Applying for Social Security disability benefits can be a long process. Few claimants are approved initially. After an initial denial, there are time limits to file for reconsideration or to request a hearing. It can take months for the Social Security Administration to schedule a hearing. To make matters worse, the Social Security Administration expects the claimant to notify them if something important happens while their claim is adjudicated and even after they are approved for benefits. Cardinal Law Partners has the experience to know the types of events that the Social Security Administration needs to know about so that benefits are not jeopardized. What Types Of Things Are Required To Be Reported? The Social Security Administration requires many things be reported. A claimant is required to report the following to the Social Security Administration: If your mailing address changes.…Read More

Understanding The Basics Of Scaffolding Safety
  • Published: October 13, 2019

Workers should not downplay the importance of scaffolding safety. Many of the injuries that workers suffer at the workplace are from falls. Unsafe scaffolding can be a big contributor to falls at the workplace. Scaffolding injuries can be unique in that the injured worker may not only have a workers’ compensation claim against the workers’ compensation carrier of the their employer, but if the scaffolding was set up and maintained by a general contractor, there might be a third party claim against them. At Cardinal Law Partners, we have years of experience working with workers’ compensation claimants to ensure they get proper medical treatment they deserve as a result of their scaffolding injury. What Is Scaffolding? Scaffolding is a temporary structure outside of a building that is used to help repair, build, and clean a large structure or building. Frequently,…Read More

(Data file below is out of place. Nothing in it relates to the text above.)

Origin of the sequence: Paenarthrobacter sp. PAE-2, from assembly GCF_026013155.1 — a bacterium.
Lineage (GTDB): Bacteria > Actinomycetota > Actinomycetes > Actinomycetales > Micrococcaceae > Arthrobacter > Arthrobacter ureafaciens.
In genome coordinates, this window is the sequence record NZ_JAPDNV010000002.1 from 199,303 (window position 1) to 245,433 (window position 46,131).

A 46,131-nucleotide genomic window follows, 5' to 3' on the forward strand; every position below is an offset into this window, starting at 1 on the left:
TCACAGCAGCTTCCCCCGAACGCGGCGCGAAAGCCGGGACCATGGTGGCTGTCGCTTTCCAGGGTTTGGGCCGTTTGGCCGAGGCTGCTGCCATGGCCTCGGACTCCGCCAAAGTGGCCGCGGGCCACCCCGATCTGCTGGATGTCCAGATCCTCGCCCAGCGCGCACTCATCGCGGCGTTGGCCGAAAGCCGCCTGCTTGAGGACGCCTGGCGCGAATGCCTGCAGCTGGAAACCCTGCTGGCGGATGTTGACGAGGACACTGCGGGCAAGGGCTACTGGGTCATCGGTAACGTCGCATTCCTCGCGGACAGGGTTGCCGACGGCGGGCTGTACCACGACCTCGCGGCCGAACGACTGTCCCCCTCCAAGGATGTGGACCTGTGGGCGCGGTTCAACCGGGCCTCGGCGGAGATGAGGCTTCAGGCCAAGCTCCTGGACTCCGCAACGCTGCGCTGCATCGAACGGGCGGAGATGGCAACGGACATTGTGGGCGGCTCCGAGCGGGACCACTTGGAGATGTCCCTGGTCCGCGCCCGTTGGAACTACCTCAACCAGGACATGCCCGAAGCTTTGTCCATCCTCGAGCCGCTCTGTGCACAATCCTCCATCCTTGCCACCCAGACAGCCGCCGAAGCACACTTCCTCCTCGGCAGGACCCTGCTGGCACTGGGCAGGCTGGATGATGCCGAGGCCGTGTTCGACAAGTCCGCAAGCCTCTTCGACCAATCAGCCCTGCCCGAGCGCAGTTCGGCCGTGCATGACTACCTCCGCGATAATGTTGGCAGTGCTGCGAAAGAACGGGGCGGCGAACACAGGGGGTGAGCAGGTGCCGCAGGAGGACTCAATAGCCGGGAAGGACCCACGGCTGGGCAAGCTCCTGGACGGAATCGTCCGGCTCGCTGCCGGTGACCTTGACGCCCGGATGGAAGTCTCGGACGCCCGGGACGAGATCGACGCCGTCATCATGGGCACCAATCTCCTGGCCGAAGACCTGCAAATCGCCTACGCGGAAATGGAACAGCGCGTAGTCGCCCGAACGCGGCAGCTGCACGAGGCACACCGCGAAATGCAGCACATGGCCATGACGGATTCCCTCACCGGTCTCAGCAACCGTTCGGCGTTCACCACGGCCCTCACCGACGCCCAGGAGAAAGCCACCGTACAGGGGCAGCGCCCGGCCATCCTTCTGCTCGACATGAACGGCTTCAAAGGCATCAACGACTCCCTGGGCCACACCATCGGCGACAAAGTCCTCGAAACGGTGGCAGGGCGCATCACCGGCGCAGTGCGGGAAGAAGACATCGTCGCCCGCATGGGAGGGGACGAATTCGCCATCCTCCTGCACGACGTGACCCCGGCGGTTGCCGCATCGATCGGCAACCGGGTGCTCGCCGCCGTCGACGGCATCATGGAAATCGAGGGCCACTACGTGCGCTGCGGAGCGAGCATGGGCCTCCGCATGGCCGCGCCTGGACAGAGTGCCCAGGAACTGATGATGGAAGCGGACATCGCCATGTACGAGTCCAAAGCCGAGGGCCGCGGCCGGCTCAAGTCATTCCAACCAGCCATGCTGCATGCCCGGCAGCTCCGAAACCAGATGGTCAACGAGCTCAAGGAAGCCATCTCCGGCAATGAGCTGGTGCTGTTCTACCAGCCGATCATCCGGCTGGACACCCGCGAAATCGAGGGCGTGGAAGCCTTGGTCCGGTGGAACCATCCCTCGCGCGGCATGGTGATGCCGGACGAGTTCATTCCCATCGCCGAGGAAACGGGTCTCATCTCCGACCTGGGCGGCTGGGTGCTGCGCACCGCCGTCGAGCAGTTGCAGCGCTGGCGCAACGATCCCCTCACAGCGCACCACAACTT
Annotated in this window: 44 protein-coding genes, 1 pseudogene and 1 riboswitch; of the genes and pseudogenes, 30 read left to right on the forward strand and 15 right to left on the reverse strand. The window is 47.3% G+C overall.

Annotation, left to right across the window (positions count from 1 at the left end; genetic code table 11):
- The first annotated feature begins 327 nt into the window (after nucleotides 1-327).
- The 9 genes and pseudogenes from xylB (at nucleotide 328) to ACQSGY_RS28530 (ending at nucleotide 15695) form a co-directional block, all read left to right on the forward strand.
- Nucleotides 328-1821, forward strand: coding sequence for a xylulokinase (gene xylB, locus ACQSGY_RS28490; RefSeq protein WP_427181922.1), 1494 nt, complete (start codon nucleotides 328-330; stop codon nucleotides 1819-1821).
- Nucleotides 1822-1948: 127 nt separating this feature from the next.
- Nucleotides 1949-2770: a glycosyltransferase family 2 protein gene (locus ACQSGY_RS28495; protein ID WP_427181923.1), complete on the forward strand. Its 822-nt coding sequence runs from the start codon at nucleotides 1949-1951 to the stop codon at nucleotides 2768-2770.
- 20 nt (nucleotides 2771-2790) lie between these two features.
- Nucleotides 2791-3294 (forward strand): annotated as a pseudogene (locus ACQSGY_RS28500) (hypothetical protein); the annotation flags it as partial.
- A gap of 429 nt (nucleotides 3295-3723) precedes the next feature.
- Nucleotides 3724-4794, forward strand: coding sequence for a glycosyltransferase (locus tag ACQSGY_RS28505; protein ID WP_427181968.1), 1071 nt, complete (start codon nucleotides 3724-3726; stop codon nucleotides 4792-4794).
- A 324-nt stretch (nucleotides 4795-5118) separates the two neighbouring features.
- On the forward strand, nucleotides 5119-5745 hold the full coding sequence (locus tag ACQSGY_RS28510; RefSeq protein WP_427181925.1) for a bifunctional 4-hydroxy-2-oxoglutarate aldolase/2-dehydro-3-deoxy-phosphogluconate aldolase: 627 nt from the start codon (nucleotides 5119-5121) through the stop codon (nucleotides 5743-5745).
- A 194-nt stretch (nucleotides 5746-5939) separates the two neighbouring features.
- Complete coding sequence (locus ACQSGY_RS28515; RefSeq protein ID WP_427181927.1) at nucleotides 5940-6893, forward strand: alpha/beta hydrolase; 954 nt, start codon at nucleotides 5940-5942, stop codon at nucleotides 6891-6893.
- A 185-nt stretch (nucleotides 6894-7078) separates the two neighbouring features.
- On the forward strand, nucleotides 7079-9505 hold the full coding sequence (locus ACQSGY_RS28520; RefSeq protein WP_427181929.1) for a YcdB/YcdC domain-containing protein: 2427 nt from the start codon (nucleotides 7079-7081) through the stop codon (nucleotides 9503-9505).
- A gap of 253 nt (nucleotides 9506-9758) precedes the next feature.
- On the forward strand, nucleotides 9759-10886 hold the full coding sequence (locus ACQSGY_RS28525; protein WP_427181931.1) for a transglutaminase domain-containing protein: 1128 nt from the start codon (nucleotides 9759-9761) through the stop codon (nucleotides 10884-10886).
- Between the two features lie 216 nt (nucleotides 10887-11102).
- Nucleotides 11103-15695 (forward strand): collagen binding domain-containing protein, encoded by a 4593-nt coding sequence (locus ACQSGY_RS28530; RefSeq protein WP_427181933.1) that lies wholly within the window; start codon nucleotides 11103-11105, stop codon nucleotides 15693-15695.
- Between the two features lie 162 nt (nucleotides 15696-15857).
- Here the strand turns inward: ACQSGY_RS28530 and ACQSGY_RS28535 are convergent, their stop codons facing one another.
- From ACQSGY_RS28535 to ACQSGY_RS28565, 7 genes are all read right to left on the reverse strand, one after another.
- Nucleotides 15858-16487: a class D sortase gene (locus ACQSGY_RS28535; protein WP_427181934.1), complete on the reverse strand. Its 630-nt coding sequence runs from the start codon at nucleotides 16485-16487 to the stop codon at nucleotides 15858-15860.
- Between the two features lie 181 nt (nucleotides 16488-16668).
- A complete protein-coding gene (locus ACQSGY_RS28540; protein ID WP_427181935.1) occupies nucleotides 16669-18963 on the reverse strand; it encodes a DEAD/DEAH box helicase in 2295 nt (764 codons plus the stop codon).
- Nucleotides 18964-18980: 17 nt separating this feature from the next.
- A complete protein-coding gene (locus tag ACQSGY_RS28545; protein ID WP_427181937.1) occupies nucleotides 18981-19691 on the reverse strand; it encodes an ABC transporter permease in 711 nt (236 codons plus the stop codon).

What You Need To Know About Continuing Disability Reviews (CDR)
  • Published: September 24, 2019

It can take years from when a Social Security Disability application is completed to when a claim is ultimately adjudicated. These long waiting times are typically caused by the large number of applicants filing for disability benefits every year. Even if a claimant’s application is approved, he or she may still need to provide proof of disability long after the initial approval. The reason: the Social Security Administration conducts continuing disability reviews (CDR) for SSDI and SSI claims. Understanding Continuing Disability Reviews Continuing disability reviews are conducted by the Social Security Administration to determine whether beneficiaries are still entitled to Social Security Disability and Supplemental Security benefits. A CDR may be appropriate in the following scenarios: A CDR may be used to determine whether a beneficiary’s health has improved. A claimant who has an existing disability does not mean that…Read More